If you ever used a commercial cloud computing service, you might know their nice monitoring services, which inform you when jobs are done.

If you run long running programs, scripts, or services on your own machine, you don’t want to have to look at them every few hours, days, or weeks to see if their done. I set up my server to send me an e-mail when certain jobs are have finished.

First you have to set up an e-mail service on your machine. I use ubuntu, but i’ve seen similar how-tos for other distributions.

We need to install ssmtp.

apt-get install ssmtp

Then we need to configure the service, I use the Gmail settings here:

nano /etc/ssmtp/ssmtp.conf

and add/change the following lines:


After that, you should be able to use mail or mutt. We will set up a command in $HOME/.bashrc (just add it to the end of the file):

alias alert='echo "[your-message-goes-here]" | mutt -s "[$?] $(history|tail -n1|sed -e '\''s/^\s*[0-9]\+\s*//;s/;\s*alert$//'\'')" [your-email-goes-here]'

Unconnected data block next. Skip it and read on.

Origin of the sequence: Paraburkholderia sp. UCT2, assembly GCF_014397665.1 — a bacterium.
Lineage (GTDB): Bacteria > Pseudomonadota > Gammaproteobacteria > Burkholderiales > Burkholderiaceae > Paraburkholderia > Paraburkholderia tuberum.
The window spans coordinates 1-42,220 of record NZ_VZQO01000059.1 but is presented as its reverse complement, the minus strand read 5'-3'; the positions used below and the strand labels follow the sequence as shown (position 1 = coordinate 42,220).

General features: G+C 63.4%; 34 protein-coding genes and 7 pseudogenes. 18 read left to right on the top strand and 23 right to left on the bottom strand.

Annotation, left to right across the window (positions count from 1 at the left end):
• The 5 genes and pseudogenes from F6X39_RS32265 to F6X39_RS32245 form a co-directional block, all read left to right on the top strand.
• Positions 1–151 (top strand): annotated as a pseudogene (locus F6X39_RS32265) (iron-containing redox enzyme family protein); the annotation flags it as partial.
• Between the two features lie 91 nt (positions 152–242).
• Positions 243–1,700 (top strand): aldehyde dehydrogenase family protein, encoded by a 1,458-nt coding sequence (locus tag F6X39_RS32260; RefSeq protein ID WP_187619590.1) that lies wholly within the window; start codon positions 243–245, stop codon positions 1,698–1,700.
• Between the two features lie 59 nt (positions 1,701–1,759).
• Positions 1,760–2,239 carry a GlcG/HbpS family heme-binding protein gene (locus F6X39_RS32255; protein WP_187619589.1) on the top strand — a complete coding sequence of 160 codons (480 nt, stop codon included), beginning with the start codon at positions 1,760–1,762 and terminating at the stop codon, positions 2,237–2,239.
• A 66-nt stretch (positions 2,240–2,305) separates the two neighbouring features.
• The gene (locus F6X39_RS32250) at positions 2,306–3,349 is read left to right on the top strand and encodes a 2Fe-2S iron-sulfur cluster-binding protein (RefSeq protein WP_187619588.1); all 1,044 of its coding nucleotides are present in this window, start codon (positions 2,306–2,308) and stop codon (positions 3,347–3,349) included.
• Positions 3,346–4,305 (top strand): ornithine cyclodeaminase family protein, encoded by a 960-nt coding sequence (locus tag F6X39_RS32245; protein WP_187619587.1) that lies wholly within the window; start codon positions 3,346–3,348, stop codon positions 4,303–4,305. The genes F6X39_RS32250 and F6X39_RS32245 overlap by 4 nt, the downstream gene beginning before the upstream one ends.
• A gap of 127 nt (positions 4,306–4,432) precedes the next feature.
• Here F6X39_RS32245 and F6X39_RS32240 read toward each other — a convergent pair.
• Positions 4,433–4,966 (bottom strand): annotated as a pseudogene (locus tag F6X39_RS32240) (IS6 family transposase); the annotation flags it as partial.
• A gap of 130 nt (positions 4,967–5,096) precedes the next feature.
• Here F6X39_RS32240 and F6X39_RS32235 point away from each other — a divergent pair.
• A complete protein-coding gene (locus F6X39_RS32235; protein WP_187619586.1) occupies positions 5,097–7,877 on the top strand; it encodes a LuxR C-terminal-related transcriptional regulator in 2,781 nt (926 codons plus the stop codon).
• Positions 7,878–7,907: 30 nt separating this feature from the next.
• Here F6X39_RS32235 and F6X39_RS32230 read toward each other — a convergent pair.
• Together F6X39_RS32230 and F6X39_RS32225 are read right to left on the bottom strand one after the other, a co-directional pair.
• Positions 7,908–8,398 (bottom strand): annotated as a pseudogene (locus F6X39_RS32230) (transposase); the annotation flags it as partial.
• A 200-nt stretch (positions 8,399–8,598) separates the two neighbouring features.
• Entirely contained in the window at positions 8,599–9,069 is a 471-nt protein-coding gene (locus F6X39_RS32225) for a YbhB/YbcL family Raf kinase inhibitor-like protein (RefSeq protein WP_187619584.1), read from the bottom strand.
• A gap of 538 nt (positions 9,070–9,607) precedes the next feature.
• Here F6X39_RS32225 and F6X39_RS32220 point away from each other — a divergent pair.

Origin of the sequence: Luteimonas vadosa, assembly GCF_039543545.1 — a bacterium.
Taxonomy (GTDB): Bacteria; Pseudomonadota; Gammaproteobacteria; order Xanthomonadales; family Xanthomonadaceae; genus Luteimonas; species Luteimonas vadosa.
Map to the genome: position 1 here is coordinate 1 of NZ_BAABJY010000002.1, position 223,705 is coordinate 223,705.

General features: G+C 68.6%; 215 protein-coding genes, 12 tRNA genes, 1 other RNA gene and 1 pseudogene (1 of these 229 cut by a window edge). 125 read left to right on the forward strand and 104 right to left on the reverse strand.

The code

"[$?] $(history|tail -n1|sed -e '\''s/^\s*[0-9]\+\s*//;s/;\s*alert$//'\'')"

contains the subject, i.e. [$?] gives the exit code (if its 0, everything went fine) and it takes the name of the last command you run before starting alert.
If we run alert, an e-mail will be send with our message, the last command as subject to the email-address given above.

The next time we run a script, we just add a line bash -ic alert to the end of the script. If your using a shell script it won’t be able to find aliases defined in your .bashrc unless you use this command. If your not using a shell script, just add
; alert
to end of your command. When the script finishes, we get an email telling us. Done.

p.s.: my .bashrc already contained an alert command (it sends desktop-notifications). Just rename it if you want.